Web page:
Experience-design trappings

A good read for my daily commute today was this "On the ground running: Lessons from experience design by Adam Greenfield in which he describes the pitfalls and challenges of the "new ecosystem" that underly "experience design" and how to overcome them. Products, such as the iPod, are "no longer an isolated entity, but a way of gaining access to content which might ultimately live elsewhere", which leads designers in a situation where getting this product right "means accounting for your interactions with it across multiple channels over time". Quoting Eliel Saarinen, Adam highlights the importance of having things always "designed with reference to their next larger context".

The article goes through different examples such as the Nike+ system (biotelemetric transponder, compatible Nike sneakers, an iPod nano, and an online environment), a complex Acela train experience and the Puma Trainaway (shoes and clothes, a series of cardkey-sized, plasticized maps to running routes in major cities worldwide, MP3 audio guides, and alliances with Hotel chains). What I found very interesting here is the limitations:

"physical components that are fragile, unreliable, or not delivered to specification to begin with; difficulties integrating those components with online environments, with desktop or mobile applications, and with human participants; and finally, the inherent unpredictability of any attempt to maintain consistent feel across technosocial systems of heterogeneous type and nature."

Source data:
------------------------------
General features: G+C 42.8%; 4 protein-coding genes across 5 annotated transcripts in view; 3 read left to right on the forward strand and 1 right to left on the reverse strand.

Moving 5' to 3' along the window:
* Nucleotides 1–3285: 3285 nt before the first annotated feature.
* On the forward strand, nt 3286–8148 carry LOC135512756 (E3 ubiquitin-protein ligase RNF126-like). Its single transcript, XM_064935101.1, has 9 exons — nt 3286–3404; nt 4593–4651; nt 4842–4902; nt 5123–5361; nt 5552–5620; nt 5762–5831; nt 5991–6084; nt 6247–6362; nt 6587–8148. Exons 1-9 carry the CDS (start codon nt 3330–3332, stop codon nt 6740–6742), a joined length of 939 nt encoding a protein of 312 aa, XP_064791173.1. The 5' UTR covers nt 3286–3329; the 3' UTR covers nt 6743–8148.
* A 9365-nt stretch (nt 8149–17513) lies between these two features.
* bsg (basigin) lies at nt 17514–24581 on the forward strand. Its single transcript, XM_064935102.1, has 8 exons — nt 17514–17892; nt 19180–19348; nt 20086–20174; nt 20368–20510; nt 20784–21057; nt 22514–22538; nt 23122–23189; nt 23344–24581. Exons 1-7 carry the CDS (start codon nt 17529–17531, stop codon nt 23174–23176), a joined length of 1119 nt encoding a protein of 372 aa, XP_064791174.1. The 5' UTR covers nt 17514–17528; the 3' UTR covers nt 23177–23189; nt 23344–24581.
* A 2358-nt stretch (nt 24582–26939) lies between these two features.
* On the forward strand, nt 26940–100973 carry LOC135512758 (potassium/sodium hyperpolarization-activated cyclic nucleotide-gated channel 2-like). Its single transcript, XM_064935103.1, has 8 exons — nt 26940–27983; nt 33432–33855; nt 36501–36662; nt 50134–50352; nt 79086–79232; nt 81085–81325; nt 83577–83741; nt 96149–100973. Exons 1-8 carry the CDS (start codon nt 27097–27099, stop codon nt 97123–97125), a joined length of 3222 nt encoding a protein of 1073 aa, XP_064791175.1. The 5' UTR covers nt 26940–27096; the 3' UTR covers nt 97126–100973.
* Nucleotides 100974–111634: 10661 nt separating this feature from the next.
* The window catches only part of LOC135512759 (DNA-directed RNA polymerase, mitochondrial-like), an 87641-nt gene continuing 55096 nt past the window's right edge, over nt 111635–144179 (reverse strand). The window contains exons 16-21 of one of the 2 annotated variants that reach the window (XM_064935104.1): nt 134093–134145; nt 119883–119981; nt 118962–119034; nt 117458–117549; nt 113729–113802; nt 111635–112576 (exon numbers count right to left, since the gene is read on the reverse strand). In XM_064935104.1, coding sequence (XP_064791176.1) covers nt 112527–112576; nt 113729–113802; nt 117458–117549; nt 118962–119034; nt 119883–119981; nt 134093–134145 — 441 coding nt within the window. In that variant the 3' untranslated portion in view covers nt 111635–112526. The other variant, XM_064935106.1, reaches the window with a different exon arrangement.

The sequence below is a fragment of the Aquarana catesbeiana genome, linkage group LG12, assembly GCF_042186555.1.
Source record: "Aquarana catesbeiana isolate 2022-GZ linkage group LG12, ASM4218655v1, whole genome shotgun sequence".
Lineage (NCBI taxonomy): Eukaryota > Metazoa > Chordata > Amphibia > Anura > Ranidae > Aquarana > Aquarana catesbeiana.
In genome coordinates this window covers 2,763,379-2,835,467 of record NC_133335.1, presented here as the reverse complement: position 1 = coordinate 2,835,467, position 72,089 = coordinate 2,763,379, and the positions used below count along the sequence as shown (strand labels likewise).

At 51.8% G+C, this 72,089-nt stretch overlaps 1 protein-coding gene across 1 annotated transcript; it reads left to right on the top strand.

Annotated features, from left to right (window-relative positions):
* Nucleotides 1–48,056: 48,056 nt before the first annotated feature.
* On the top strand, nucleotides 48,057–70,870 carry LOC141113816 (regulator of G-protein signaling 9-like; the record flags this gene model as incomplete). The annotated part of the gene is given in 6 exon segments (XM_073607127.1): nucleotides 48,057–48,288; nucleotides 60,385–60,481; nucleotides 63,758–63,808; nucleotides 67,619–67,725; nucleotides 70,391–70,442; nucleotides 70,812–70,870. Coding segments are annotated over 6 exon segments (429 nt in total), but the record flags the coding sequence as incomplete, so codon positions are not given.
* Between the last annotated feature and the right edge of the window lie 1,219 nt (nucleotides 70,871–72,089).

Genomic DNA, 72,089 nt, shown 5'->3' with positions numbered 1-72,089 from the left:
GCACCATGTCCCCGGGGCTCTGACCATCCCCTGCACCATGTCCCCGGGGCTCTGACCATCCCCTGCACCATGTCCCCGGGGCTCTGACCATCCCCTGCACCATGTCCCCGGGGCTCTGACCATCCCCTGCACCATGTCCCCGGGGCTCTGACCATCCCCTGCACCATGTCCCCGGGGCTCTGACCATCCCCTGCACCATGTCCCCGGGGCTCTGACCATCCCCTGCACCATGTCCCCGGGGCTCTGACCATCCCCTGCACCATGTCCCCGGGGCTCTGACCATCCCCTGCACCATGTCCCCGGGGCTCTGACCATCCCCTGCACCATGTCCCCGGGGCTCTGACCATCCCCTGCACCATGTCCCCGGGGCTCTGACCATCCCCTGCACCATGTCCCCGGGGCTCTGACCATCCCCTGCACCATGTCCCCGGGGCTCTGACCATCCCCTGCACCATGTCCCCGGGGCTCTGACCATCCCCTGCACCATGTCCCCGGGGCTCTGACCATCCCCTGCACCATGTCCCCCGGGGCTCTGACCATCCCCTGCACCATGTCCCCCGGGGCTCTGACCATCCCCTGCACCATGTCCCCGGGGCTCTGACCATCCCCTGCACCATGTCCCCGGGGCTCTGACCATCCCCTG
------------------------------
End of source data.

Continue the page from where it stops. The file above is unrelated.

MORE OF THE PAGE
A potential solution according to Adam concerns the logic of “small pieces, loosely joined,” coming from the Web culture. Favoring this bottom-up (streetwiser) opinion, the point is that

"the network is open-ended, effortlessly extensible, and robustly resilient to the failure of individual system components (...) Isn't it better, then, to open these systems up—to provide the APIs and other hooks that would allow people to configure them to their own liking? (...) the person formerly known to experience design as the “user,” “customer,” or “consumer”; needs to be understood as a human being before designers can do their work properly. Any other approach, he reasons, risks treating this person as an instrumental component, not as someone capable of fully participatory co-creation."

(On a different note, things can go beyond API as described in this article in The Economist about the sharing of data)

Why do I blog this? the issues and problems presented by Adam parallels some thoughts I had recently about complexity, how creating something is now tight to so many different aspects (user, context, regulations, etc.) that lots of flaws might emerge in the end.